i think the issue of non-profit executive payment is important. important enough that i'm not sure the typical "ZOMG, so and so makes $XXX a minute!!" kind of discussion is really useful. maybe you could elaborate on what you think fair compensation looks like in our current world? certainly fair isn't the low-wage that the checkers are being paid but what is too much?

by the way, goodwill's 2007 IRS 990 form is available freely on their website. it looks like the CEO makes just shy of $500,000/yr.

mattilda bernstein sycamore said...

Mitzi, when you say "your discussion of the employees sounds really gross," do you mean their behavior, or me me me? Please clarify, if you don't mind...

Oh, and how did I miss that IRS form -- thanks for clarifying...

Aha -- executive pay -- personally, I don't think Goodwill shouldn't have executives, or to be more clear I think that it is a hideous and exploitative operation, and any supposed benefits they provide could be much more useful if the whole operation was restructured so that the people supposedly benefiting are actually the people running it. A lot could be done with that $2 billion per year...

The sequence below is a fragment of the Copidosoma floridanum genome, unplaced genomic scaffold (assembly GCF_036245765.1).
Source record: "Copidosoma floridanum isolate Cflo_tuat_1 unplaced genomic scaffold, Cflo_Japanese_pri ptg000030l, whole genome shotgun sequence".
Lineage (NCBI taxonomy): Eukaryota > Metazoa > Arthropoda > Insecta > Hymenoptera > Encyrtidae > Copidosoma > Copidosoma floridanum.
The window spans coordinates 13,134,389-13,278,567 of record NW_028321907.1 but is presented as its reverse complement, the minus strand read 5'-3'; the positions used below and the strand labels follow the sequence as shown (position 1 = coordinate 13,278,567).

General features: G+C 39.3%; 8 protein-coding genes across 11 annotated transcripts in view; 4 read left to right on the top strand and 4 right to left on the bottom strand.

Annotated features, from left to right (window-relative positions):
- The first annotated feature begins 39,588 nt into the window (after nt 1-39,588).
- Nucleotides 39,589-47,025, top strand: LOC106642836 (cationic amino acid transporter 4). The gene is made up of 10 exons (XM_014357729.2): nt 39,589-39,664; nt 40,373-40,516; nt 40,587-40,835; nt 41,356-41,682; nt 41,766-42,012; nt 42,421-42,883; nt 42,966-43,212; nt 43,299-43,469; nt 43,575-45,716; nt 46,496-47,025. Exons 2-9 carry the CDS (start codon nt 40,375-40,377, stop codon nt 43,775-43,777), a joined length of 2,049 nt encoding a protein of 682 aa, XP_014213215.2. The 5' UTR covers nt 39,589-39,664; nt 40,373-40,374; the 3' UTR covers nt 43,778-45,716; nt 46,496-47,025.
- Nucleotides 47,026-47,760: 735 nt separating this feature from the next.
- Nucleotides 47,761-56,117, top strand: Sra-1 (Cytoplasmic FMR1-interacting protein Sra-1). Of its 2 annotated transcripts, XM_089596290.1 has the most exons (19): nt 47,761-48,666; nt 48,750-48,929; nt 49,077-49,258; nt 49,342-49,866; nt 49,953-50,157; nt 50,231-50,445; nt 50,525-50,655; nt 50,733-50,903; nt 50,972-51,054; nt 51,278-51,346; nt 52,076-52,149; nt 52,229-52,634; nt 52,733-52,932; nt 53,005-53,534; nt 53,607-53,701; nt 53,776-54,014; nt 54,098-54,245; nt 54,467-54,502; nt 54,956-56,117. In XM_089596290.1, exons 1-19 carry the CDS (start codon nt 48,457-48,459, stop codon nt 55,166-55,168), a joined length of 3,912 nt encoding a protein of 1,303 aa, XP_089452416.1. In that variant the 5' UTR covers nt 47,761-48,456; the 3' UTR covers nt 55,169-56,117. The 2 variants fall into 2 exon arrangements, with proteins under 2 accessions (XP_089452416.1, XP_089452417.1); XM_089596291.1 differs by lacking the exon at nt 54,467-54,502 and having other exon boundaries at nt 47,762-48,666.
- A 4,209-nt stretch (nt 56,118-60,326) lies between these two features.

Love --

Ahma Daeus said...

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For more information please visit: http://www.npsctapp.blogsppot.com or email: williamthomas@exconciliation.com
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William Thomas
National Community Outreach Facilitator
The National Public Service Council To Abolish Private Prisons
P.O. Box 156423
San Francisco, California 94115

Anonymous said...

This post makes me glad that our Goodwill up here doesn't have security gaurds. But then I have to ask...how long until we get one?

Goodwill is the midling second hand in town. Below it is Salvation Army. Above it is Value Village.

What does it say when one starts categorizing these shops?

mattilda bernstein sycamore said...

Yes yes they need about 16 security guards in Bellingham, very dangerous!

I love thrift stores -- I just don't love it when they're so exploitative...